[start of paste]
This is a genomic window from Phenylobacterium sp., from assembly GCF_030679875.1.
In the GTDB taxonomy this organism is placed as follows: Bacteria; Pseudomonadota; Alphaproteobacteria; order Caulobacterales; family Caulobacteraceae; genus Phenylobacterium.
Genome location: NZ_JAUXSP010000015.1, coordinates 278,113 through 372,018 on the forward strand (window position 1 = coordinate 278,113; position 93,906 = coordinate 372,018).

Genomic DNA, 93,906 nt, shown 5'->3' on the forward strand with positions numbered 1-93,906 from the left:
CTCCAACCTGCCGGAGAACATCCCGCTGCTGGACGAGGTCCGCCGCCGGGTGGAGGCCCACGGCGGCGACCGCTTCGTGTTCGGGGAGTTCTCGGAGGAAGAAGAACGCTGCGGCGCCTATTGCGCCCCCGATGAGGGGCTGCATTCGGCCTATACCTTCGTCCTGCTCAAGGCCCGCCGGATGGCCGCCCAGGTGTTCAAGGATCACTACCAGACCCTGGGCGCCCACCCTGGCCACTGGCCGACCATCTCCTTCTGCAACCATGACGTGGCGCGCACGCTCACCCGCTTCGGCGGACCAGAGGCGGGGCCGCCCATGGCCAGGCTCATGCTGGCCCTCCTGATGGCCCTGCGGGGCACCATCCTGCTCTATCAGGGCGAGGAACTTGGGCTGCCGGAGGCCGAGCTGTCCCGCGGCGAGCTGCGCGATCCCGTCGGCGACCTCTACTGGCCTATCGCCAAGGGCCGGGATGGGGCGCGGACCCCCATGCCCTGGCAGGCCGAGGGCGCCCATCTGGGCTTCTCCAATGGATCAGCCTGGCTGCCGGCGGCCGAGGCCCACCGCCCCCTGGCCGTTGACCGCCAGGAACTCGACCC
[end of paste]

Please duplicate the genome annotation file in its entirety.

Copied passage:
This is a genomic window from Phenylobacterium sp., from assembly GCF_030679875.1.
In the GTDB taxonomy this organism is placed as follows: Bacteria; Pseudomonadota; Alphaproteobacteria; order Caulobacterales; family Caulobacteraceae; genus Phenylobacterium.
Genome location: NZ_JAUXSP010000015.1, coordinates 278,113 through 372,018 on the forward strand (window position 1 = coordinate 278,113; position 93,906 = coordinate 372,018).

Genomic DNA, 93,906 nt, shown 5'->3' on the forward strand with positions numbered 1-93,906 from the left:
CTCCAACCTGCCGGAGAACATCCCGCTGCTGGACGAGGTCCGCCGCCGGGTGGAGGCCCACGGCGGCGACCGCTTCGTGTTCGGGGAGTTCTCGGAGGAAGAAGAACGCTGCGGCGCCTATTGCGCCCCCGATGAGGGGCTGCATTCGGCCTATACCTTCGTCCTGCTCAAGGCCCGCCGGATGGCCGCCCAGGTGTTCAAGGATCACTACCAGACCCTGGGCGCCCACCCTGGCCACTGGCCGACCATCTCCTTCTGCAACCATGACGTGGCGCGCACGCTCACCCGCTTCGGCGGACCAGAGGCGGGGCCGCCCATGGCCAGGCTCATGCTGGCCCTCCTGATGGCCCTGCGGGGCACCATCCTGCTCTATCAGGGCGAGGAACTTGGGCTGCCGGAGGCCGAGCTGTCCCGCGGCGAGCTGCGCGATCCCGTCGGCGACCTCTACTGGCCTATCGCCAAGGGCCGGGATGGGGCGCGGACCCCCATGCCCTGGCAGGCCGAGGGCGCCCATCTGGGCTTCTCCAATGGATCAGCCTGGCTGCCGGCGGCCGAGGCCCACCGCCCCCTGGCCGTTGACCGCCAGGAACTCGACCC